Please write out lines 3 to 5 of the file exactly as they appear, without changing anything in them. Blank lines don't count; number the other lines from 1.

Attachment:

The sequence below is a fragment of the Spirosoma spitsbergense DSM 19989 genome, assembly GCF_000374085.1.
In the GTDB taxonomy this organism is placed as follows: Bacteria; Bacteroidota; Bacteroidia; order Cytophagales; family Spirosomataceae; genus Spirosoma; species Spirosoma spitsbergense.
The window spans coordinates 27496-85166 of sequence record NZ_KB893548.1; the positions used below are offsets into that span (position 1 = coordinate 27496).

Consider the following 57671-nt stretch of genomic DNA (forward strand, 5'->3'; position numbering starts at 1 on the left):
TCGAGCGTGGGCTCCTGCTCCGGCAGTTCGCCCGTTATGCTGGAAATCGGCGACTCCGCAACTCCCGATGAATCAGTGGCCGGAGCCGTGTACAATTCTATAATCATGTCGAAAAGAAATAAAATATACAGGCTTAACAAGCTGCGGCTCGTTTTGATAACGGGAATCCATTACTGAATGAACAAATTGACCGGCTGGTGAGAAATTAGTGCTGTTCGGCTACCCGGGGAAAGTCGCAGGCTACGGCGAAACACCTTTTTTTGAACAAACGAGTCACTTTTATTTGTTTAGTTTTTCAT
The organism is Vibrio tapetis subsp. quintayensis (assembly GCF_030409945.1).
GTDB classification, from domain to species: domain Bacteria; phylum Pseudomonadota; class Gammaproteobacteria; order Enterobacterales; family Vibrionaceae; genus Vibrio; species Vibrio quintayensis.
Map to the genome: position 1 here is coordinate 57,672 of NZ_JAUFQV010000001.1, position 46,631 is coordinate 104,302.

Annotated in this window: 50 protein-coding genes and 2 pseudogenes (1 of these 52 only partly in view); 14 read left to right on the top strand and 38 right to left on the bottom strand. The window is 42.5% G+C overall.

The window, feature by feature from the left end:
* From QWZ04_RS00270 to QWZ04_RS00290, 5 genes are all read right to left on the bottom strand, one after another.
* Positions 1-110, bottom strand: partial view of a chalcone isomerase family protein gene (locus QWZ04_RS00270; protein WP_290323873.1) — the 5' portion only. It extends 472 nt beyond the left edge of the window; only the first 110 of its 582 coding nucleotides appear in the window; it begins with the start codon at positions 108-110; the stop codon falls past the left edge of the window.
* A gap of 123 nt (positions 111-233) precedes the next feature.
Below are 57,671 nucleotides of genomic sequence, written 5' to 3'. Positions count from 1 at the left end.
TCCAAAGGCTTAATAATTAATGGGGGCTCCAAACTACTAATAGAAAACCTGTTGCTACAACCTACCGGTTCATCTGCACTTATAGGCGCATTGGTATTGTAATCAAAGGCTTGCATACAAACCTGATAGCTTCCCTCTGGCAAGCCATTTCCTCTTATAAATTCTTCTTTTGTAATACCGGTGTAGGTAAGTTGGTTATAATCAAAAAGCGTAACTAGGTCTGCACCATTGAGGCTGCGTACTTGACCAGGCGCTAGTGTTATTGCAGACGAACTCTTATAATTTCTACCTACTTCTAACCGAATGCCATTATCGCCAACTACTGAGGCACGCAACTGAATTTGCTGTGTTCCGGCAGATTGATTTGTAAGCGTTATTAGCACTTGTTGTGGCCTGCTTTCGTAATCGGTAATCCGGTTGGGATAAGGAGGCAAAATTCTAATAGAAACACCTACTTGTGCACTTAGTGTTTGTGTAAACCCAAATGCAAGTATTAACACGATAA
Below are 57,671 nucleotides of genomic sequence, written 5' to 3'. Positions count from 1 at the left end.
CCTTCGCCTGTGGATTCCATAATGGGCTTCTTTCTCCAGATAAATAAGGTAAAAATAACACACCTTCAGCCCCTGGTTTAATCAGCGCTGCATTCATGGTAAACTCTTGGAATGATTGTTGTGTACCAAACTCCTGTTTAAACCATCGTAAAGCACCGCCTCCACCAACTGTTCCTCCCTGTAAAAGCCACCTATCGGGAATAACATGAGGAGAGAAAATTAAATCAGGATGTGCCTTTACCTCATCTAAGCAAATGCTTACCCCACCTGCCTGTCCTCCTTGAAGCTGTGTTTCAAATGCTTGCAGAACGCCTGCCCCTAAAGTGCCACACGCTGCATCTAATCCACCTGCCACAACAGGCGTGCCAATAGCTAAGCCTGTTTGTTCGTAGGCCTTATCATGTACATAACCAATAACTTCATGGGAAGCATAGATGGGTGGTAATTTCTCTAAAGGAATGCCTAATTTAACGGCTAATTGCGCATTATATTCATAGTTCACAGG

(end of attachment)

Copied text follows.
The window spans coordinates 27496-85166 of sequence record NZ_KB893548.1; the positions used below are offsets into that span (position 1 = coordinate 27496).

Consider the following 57671-nt stretch of genomic DNA (forward strand, 5'->3'; position numbering starts at 1 on the left):
TCGAGCGTGGGCTCCTGCTCCGGCAGTTCGCCCGTTATGCTGGAAATCGGCGACTCCGCAACTCCCGATGAATCAGTGGCCGGAGCCGTGTACAATTCTATAATCATGTCGAAAAGAAATAAAATATACAGGCTTAACAAGCTGCGGCTCGTTTTGATAACGGGAATCCATTACTGAATGAACAAATTGACCGGCTGGTGAGAAATTAGTGCTGTTCGGCTACCCGGGGAAAGTCGCAGGCTACGGCGAAACACCTTTTTTTGAACAAACGAGTCACTTTTATTTGTTTAGTTTTTCAT